Denial of fact
In this form of denial, someone avoids a fact by utilizing deception. This lying can take the form of an outright falsehood (commission), leaving out certain details to tailor a story (omission), or by falsely agreeing to something (assent). Someone who is in denial of fact is typically using lies to avoid facts they think may be painful to themselves or others.
Denial of responsibility
This form of denial involves avoiding personal responsibility by:
blaming: a direct statement shifting culpability and may overlap with denial of fact
minimizing: an attempt to make the effects or results of an action appear to be less harmful than they may actually be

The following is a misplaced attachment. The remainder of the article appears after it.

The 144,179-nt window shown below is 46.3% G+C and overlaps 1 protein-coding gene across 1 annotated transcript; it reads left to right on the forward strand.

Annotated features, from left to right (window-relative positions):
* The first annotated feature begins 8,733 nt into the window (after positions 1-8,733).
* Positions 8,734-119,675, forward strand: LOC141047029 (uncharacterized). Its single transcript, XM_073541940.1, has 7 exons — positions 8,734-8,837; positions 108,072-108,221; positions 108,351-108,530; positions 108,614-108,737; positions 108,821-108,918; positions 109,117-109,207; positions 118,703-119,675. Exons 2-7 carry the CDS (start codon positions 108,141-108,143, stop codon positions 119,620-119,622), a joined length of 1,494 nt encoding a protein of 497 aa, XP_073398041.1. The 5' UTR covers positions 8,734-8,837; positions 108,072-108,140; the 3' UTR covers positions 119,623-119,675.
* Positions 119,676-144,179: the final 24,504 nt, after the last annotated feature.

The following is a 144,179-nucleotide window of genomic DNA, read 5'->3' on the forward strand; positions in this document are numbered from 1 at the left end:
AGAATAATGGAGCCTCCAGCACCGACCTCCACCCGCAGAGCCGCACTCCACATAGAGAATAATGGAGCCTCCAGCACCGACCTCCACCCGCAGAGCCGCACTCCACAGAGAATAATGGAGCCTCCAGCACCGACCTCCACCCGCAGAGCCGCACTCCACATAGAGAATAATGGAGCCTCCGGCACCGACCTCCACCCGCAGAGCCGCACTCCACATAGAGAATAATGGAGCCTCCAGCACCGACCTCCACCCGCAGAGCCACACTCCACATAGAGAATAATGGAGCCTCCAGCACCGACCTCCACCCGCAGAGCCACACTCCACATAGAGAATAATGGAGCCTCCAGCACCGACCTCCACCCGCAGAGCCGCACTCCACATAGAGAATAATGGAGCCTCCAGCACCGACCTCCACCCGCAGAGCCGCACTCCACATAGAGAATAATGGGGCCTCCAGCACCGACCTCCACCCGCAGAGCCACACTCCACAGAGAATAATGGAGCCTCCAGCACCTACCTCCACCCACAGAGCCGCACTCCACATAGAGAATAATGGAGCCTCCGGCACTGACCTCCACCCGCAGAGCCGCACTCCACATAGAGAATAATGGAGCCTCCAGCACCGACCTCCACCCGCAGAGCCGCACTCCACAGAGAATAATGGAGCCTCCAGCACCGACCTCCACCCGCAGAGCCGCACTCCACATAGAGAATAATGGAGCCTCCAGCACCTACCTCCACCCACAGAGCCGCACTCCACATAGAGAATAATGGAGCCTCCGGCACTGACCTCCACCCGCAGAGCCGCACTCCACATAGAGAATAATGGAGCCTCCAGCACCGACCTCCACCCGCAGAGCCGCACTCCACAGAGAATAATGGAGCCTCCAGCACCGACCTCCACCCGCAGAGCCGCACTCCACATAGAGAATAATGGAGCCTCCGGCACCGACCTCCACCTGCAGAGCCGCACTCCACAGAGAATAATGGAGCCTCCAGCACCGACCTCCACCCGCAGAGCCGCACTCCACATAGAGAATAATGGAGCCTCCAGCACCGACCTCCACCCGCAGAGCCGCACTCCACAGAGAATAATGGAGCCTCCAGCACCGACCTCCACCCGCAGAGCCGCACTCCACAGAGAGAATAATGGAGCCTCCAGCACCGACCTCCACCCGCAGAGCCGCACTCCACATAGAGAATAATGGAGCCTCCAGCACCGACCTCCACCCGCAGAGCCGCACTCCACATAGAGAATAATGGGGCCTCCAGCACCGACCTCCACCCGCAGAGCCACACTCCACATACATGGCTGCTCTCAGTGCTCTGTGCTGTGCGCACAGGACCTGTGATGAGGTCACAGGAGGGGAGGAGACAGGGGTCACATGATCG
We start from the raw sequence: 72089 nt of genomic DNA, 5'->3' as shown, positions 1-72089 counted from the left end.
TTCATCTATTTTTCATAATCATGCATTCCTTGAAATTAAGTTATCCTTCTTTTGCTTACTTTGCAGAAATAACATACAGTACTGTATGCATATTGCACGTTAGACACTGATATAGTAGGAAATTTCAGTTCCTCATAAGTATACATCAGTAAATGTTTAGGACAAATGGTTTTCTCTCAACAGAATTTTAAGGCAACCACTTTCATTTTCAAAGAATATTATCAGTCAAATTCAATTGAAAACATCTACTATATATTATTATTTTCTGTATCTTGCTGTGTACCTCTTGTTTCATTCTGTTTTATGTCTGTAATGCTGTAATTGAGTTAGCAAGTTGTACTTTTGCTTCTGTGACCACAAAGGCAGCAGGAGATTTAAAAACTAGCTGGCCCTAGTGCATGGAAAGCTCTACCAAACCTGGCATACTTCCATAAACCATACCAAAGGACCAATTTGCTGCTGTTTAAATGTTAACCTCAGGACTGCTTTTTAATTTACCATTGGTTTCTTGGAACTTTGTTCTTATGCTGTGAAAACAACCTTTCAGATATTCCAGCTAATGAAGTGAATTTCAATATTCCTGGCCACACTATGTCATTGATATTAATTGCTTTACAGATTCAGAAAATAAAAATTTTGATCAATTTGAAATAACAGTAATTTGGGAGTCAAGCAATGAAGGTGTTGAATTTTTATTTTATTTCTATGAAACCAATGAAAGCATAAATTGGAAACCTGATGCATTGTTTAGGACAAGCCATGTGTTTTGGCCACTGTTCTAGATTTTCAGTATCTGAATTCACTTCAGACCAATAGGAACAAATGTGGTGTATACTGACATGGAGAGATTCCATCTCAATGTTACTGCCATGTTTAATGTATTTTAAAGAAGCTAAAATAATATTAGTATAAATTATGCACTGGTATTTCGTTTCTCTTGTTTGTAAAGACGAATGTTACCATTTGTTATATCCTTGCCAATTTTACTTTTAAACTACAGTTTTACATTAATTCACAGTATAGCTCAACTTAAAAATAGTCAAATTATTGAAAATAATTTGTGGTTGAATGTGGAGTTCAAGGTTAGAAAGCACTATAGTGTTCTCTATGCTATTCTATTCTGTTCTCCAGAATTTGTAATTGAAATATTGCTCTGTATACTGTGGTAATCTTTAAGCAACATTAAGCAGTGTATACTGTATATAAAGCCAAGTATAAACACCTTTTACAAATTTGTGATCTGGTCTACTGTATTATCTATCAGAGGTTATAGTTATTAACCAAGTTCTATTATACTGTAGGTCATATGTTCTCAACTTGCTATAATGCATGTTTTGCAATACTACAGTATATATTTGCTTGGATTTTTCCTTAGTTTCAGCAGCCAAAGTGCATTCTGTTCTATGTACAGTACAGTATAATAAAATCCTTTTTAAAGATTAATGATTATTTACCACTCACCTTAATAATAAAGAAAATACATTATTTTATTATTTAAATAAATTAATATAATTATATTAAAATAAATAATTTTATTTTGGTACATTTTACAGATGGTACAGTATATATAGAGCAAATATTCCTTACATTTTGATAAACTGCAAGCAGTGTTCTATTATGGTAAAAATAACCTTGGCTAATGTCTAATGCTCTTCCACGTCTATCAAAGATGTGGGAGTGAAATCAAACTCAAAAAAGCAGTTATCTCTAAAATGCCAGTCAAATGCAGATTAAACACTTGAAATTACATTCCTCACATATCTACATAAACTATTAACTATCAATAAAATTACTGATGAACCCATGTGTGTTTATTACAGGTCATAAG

justifying: when someone takes a choice and attempts to make that choice appear acceptable due to their perception of what is right in a situation
regression: when someone acts in a way unbecoming of their age
Someone using denial of responsibility is usually attempting to avoid potential harm or pain by shifting attention away from themselves.
Denial of impact
Denial of impact involves a person’s avoiding thinking about or understanding the harms of his or her behavior has caused to self or others, i.e. denial of consequences. Doing this enables that person to avoid feeling a sense of guilt and it can prevent him or her from developing remorse or empathy for others. Denial of impact reduces or eliminates a sense of pain or harm from poor decisions.